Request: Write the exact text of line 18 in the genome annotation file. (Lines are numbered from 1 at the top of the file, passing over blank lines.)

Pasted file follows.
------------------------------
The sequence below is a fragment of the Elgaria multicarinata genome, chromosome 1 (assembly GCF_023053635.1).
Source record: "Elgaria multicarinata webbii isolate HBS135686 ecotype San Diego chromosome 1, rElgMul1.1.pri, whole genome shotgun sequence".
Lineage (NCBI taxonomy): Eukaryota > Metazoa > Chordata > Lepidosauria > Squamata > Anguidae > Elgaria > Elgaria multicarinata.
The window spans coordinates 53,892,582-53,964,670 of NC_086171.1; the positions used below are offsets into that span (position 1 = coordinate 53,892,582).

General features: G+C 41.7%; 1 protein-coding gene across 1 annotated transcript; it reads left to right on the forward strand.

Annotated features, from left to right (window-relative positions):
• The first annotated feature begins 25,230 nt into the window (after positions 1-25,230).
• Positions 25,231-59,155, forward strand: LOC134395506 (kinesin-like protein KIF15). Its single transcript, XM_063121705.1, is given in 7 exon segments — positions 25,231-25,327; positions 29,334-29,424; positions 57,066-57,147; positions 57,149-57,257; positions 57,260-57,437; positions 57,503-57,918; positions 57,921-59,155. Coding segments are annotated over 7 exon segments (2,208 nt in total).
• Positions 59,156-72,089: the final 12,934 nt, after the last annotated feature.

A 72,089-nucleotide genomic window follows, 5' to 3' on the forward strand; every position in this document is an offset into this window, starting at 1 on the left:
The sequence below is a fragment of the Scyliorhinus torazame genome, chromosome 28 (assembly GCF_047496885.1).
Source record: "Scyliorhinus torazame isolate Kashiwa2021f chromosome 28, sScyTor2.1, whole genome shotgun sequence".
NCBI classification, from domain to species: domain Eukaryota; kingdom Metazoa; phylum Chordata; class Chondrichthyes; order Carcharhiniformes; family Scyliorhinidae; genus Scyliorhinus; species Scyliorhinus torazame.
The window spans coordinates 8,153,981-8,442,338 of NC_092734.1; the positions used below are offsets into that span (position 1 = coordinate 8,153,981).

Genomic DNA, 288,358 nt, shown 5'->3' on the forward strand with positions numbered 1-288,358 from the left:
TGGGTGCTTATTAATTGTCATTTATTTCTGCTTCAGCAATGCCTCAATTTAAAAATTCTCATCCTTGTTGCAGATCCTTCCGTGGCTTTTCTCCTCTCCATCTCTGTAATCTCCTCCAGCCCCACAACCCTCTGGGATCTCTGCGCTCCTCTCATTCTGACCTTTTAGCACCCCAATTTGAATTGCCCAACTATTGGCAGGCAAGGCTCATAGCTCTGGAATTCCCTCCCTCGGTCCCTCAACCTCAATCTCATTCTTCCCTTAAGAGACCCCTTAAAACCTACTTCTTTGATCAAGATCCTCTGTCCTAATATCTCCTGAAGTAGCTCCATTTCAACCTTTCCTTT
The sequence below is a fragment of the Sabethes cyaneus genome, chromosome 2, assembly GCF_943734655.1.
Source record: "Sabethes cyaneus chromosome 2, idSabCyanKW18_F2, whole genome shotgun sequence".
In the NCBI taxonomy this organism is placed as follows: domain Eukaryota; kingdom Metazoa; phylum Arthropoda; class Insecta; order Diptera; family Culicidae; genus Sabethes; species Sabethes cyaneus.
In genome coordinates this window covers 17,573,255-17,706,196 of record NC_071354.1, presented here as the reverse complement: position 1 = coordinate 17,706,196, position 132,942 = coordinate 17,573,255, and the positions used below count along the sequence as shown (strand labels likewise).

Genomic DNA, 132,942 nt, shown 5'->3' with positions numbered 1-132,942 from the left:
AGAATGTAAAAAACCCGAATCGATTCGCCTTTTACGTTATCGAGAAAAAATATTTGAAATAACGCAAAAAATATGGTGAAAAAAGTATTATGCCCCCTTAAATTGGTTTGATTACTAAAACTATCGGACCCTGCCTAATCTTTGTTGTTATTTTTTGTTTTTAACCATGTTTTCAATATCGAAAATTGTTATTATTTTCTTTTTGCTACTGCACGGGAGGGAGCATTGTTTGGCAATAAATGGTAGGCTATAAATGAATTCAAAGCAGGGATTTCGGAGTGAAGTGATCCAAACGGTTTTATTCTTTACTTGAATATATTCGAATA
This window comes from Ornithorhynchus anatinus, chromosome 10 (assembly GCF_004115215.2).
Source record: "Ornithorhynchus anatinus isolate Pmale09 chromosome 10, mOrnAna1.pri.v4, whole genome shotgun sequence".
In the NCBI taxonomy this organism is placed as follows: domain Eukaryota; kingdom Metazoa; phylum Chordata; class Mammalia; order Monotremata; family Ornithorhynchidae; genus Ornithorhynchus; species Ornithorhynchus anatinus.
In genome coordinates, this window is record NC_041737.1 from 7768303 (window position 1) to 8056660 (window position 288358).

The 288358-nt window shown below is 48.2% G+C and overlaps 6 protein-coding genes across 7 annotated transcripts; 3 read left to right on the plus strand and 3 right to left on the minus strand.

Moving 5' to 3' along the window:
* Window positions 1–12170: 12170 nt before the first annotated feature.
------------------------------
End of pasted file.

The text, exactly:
Source record: "Sabethes cyaneus chromosome 2, idSabCyanKW18_F2, whole genome shotgun sequence".